only evidence offered by Wood are his complaints to various Bailey-Harris employees, which is
insufficient “to permit a reasonable factfinder to conclude that the reasons given by the employer
were not the real reasons for the adverse employment decision.” Combs, 106 F.3d at 1528.
Accordingly, Wood has failed to meet his burden in this case and cannot, as a matter of law,
demonstrate any racial discrimination as to the decision of Bailey-Harris to terminate him.
Therefore, summary judgment will be entered in favor of Bailey-Harris as to this claim.
ii. Wages Paid
Wood has raised a claim of racial discrimination as to the wages he received for the work
he performed for Bailey-Harris. In order to demonstrate a prima facie case of disparate
treatment, Wood must show “that [he] was a qualified member of a protected class and was
subjected to an adverse employment action in contrast with similarly situated employees outside
the protected class.” Wilson v. B/E Aerospace, Inc., 376 F.3d 1079, 1087 (11th Cir. 2004).
While it is true that “[t]he methods of presenting a prima facie case are not fixed,” Wood must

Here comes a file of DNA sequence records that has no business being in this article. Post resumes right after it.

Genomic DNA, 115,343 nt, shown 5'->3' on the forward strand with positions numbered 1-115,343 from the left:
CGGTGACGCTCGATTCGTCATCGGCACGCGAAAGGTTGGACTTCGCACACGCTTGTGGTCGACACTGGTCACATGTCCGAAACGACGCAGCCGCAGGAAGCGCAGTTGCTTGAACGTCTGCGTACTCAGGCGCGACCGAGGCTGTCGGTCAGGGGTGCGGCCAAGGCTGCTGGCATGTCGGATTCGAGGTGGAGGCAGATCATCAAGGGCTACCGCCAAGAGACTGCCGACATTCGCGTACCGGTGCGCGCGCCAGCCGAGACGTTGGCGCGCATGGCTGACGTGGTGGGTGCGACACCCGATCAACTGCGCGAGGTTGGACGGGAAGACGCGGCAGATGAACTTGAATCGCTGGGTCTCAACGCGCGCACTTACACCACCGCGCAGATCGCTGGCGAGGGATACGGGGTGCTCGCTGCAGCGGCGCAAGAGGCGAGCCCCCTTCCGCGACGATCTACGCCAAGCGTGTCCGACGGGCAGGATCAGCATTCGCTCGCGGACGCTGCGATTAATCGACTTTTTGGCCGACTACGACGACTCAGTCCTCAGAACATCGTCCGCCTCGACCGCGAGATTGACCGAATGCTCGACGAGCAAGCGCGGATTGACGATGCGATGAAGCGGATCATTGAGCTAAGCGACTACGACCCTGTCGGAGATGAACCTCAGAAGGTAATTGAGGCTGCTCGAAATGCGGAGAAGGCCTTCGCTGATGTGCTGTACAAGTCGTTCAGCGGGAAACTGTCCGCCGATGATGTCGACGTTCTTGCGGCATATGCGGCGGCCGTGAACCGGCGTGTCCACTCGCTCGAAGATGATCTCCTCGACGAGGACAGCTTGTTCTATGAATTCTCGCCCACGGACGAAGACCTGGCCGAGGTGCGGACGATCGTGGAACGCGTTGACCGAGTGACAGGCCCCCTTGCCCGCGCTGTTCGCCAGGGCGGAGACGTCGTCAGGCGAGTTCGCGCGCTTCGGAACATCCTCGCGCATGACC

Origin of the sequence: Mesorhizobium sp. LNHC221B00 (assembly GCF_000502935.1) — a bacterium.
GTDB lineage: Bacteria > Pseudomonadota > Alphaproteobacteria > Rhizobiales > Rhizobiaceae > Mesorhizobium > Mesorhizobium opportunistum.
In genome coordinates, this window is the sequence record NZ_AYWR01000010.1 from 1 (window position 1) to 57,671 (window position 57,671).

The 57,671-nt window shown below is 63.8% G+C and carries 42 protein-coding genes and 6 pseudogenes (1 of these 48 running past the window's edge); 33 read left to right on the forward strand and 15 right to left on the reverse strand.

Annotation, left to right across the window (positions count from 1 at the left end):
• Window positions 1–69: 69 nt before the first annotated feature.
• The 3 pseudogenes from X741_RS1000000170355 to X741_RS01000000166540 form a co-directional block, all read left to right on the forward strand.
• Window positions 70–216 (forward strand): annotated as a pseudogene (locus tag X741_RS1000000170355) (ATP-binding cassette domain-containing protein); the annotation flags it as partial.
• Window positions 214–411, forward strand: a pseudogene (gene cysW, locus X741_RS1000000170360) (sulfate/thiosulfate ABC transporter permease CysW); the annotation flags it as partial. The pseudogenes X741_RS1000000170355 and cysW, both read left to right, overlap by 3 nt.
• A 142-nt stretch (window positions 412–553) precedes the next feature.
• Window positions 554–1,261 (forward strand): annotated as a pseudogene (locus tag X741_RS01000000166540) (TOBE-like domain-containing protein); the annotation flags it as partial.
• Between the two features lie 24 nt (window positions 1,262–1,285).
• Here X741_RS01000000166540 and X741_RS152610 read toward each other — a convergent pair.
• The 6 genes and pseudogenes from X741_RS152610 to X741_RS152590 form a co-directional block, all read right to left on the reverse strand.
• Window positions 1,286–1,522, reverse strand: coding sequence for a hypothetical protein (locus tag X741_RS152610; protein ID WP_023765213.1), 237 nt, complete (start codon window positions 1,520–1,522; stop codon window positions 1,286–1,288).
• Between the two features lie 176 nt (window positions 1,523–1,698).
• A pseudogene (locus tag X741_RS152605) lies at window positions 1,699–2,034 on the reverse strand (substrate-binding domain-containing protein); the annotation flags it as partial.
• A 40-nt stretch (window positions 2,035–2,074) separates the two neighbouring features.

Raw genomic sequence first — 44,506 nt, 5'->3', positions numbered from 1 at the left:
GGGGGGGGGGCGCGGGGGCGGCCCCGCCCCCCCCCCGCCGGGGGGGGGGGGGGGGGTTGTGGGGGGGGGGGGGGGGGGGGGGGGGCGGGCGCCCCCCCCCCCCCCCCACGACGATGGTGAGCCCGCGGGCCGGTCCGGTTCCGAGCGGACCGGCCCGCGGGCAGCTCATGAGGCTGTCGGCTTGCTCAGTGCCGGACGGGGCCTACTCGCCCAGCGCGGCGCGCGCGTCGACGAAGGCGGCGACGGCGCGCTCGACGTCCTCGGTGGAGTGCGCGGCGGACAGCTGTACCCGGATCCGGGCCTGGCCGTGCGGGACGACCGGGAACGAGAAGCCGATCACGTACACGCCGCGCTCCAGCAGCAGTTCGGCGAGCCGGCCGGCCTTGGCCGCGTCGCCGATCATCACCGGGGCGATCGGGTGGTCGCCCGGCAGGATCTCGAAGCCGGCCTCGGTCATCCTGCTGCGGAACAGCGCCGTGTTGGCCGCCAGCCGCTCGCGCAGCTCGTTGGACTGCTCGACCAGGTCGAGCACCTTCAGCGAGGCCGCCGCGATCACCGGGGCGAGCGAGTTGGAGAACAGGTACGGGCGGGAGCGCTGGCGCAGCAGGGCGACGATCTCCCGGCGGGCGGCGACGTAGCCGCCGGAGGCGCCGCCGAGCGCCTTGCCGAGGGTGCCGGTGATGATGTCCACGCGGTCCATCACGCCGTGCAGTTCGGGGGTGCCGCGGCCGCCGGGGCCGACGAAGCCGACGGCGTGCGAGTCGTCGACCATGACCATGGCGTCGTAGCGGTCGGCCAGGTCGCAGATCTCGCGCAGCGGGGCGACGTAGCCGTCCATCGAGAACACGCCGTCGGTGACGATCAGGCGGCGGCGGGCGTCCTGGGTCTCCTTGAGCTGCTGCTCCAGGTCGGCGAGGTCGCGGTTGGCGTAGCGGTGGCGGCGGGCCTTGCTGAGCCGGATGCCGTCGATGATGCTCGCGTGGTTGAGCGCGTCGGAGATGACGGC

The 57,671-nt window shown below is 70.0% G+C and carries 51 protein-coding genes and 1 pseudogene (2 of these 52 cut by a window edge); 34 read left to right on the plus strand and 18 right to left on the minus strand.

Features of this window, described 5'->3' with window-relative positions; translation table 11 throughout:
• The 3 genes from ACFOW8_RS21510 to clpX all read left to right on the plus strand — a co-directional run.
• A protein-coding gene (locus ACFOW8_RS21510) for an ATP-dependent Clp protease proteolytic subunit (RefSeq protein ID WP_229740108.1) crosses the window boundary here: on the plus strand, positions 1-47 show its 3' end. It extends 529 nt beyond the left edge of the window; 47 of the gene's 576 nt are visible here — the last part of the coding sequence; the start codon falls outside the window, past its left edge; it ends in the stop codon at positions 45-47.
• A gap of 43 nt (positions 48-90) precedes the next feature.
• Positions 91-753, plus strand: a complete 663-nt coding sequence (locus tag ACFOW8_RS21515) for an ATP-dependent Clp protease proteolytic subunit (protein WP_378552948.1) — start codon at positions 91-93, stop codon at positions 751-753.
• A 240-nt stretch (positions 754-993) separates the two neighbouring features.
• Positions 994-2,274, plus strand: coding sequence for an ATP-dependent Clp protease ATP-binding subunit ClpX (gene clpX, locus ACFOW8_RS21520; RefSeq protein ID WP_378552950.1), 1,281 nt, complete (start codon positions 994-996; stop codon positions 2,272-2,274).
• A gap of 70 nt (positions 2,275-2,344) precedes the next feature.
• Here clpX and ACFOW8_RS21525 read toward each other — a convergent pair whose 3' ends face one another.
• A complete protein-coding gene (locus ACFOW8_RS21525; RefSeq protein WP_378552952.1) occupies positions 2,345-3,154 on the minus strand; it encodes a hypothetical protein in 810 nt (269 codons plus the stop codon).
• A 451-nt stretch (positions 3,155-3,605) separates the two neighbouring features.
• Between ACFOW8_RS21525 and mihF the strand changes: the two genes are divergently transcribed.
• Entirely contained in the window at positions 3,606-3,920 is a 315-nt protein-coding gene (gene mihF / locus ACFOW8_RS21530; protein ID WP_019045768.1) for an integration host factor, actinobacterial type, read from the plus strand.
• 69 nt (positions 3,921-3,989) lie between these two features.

demonstrate that some similarly-situated individual who was not in his protected class received
better treatment than he did. In this case, Wood has not.
The evidence is undisputed that Wood was paid more than or equal to each of his fellow
concrete rubbers. Regardless of his particular subjective view about his worth, Bailey-Harris
paid him as much as any of the other concrete rubbers, and, therefore, Wood has failed to meet
his prima facie case as to racial discrimination as to the wages he received from Bailey-Harris.
However, because it appears that Wood has selected Bo Cumbess as the comparator for his racial
discrimination claim, the court will analyze his claim in light of this assertion to determine if that
has established Wood’s prima facie case of racial discrimination.
The evidence before the court is that Bo Cumbess did receive a higher wage than Wood,
$13.00 per hour instead of $12.00 an hour, and that Bo Cumbess is outside of Wood’s protected
class. Moreover, Wood and Bo Cumbess did have some overlapping duties in their respective
jobs. However, it is also undisputed that Wood and Bo Cumbess had different job titles, job
duties, work backgrounds, and experience with Tammscoat. It is undisputed that Bo Cumbess